In his entire essay detailing men’s complaints about being oppressed by women or prevented from expressing themselves, Tom veered between making claims so light on details that they defied examination and making claims that were specific but demonstrably false. The end result is an unshakeable feeling that Tom and the men he claims to speak for are simply angry that their unquestioned male privileges are being eroded. It’s not that men are being edged out of the conversation at all, but that women are beginning to have a say that appears to be the problem. Watching privilege erode, even slightly, can be disconcerting for the privileged. But the bare minimum of being a “good man” is not conflating the erosion of your privilege with genuine oppression. The good men I know in my own life enjoy the challenge of shedding sexist stereotypes like “nagging wife” and “naughty man-child” to enjoy going forward with women, hand-in-hand, as equals and as friends.

photo by massimo_riserbo / Flickr

About Amanda Marcotte

Amanda Marcotte hails from Texas, but resides in Brooklyn, New York, according to the laws governing the proper placement of freelance writers and feminist gadflies. She blogs regularly for Pandagon and Double X, and writes and podcasts for RH Reality Check. She's written two books on politics, It's A Jungle Out There and Get Opinionated.


  1. Phil Henderson says:

    Yeah, yeah, we get it, Amanda. Your boyfriend is a better man than Tom Matlack. Huzzah.

  2. “The most obvious examples are that women have uteruses and breasts and vaginas, whereas men have penises and testicles. Is Tom suggesting that women want men to have vaginas? Obviously not.”

    watch your gender essentialist language. i agree with most of your post, but using cissexist terms and concepts that completely isolate and offend trans folks (and not to mention regurgitating some of the same prejudiced beliefs you’re trying to argue against) isn’t going to win you much support.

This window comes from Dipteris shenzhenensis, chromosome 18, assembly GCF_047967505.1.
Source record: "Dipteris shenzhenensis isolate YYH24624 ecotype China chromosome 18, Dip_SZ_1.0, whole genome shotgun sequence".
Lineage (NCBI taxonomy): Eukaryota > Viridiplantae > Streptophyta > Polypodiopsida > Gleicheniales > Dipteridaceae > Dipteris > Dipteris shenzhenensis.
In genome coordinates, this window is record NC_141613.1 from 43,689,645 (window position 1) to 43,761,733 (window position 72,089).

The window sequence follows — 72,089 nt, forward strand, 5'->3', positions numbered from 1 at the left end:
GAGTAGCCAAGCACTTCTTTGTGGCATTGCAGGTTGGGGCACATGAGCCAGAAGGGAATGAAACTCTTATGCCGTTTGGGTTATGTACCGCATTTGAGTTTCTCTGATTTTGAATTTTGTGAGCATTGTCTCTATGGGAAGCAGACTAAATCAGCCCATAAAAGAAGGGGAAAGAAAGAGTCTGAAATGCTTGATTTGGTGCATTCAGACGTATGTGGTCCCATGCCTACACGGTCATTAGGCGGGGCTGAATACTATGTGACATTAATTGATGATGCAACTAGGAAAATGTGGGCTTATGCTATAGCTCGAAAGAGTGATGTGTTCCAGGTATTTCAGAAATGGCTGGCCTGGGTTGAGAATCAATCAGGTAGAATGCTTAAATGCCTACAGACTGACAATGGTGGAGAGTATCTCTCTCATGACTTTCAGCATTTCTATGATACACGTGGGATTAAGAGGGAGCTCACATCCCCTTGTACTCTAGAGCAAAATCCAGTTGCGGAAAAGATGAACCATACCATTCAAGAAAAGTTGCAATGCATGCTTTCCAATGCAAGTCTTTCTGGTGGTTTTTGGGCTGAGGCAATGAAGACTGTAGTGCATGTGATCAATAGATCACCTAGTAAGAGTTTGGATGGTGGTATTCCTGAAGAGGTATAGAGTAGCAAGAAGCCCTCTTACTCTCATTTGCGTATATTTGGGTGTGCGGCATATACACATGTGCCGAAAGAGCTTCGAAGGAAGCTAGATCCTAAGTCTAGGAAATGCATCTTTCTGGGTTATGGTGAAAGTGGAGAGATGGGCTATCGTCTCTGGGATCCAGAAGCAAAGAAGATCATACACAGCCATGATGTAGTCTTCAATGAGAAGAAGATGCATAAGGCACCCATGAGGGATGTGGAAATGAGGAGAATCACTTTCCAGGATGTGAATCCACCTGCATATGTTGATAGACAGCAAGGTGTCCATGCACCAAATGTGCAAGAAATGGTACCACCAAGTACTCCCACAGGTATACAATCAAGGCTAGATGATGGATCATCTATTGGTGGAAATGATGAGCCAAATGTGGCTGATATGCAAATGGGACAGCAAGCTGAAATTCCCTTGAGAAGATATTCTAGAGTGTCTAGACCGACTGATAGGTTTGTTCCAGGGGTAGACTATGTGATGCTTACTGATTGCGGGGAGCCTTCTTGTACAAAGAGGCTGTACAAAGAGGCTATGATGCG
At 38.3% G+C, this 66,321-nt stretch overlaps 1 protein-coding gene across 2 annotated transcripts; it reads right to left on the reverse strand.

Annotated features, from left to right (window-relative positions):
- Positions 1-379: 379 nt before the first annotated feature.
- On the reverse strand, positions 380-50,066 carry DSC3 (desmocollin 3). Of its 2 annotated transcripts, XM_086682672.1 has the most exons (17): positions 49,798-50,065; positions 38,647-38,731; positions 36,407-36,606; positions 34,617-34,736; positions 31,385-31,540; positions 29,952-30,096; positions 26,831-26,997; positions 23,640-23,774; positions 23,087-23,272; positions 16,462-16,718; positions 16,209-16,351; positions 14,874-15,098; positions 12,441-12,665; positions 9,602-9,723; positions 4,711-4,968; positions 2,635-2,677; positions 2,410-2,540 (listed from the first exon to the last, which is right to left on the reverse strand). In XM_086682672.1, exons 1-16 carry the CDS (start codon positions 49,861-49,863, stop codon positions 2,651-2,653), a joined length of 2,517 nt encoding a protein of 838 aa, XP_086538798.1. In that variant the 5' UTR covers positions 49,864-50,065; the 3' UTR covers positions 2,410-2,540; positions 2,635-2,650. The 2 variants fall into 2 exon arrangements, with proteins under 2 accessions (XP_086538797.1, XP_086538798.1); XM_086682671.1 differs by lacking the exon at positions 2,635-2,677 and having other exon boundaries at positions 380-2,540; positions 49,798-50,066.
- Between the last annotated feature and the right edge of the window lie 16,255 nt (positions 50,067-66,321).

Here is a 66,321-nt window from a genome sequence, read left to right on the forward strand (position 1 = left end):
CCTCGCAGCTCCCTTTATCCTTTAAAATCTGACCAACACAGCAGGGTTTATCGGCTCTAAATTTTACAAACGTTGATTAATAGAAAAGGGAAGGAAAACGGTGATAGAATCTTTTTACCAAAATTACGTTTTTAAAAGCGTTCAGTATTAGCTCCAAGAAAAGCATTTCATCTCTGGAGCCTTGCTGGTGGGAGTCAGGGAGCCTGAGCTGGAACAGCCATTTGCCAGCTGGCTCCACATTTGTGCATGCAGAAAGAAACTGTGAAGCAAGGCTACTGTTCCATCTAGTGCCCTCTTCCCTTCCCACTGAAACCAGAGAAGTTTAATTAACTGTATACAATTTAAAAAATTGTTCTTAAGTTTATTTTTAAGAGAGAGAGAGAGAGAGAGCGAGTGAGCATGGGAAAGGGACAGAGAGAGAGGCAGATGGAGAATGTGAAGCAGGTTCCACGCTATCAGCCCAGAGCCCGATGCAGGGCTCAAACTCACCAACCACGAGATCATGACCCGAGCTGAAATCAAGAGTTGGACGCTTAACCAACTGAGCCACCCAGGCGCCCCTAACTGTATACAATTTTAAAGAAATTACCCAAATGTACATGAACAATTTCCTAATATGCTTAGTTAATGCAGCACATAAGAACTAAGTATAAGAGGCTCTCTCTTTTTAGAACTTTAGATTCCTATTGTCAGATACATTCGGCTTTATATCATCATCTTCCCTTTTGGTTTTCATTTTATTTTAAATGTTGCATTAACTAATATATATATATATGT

3. Having “my anonymous friends” to testify in my case, may be the weakest defense of all time. A real low.

  4. I never read a Marcotte’s post before. I’ve just read some heated twitters between her and Tom; I didn’t like her tone and attitude, but I knew I hadn’t enough data for a judgment.
    Now I do.

    So, thanks for posting this article. Though I found it pretty boring, I now can confirm my gut reaction: Marcotte seems totally one-sided, deaf to different opinions and not a good writer altogether.
    She accused Tom of being vague, but I found her pretty vague as well. And repetitive, too. I confess I wasn’t able to read her post till the end: I was bored to death. 😉
    And I didn’t get anything useful from her post (even if I read most of it).

    I’m missing Hugo Schwyzer: he is an ardent feminist, yes, but at least he’s engaging, informative and his writings are lifelike. I can disagree with him and still find his words interesting and worth a reading. He makes me think.
    Not so with Marcotte’s. If you aren’t already a “believer” of her views, it’s hard to read her and resist a nap. 😉

    Oh, and her frequent references to her male “supporters”, they were so unanimously agrreing to her view, they sounded like a claque. 😀
    Or, maybe, in Marcotte’s world there’s no space at all for anybody “thinking different”. 😉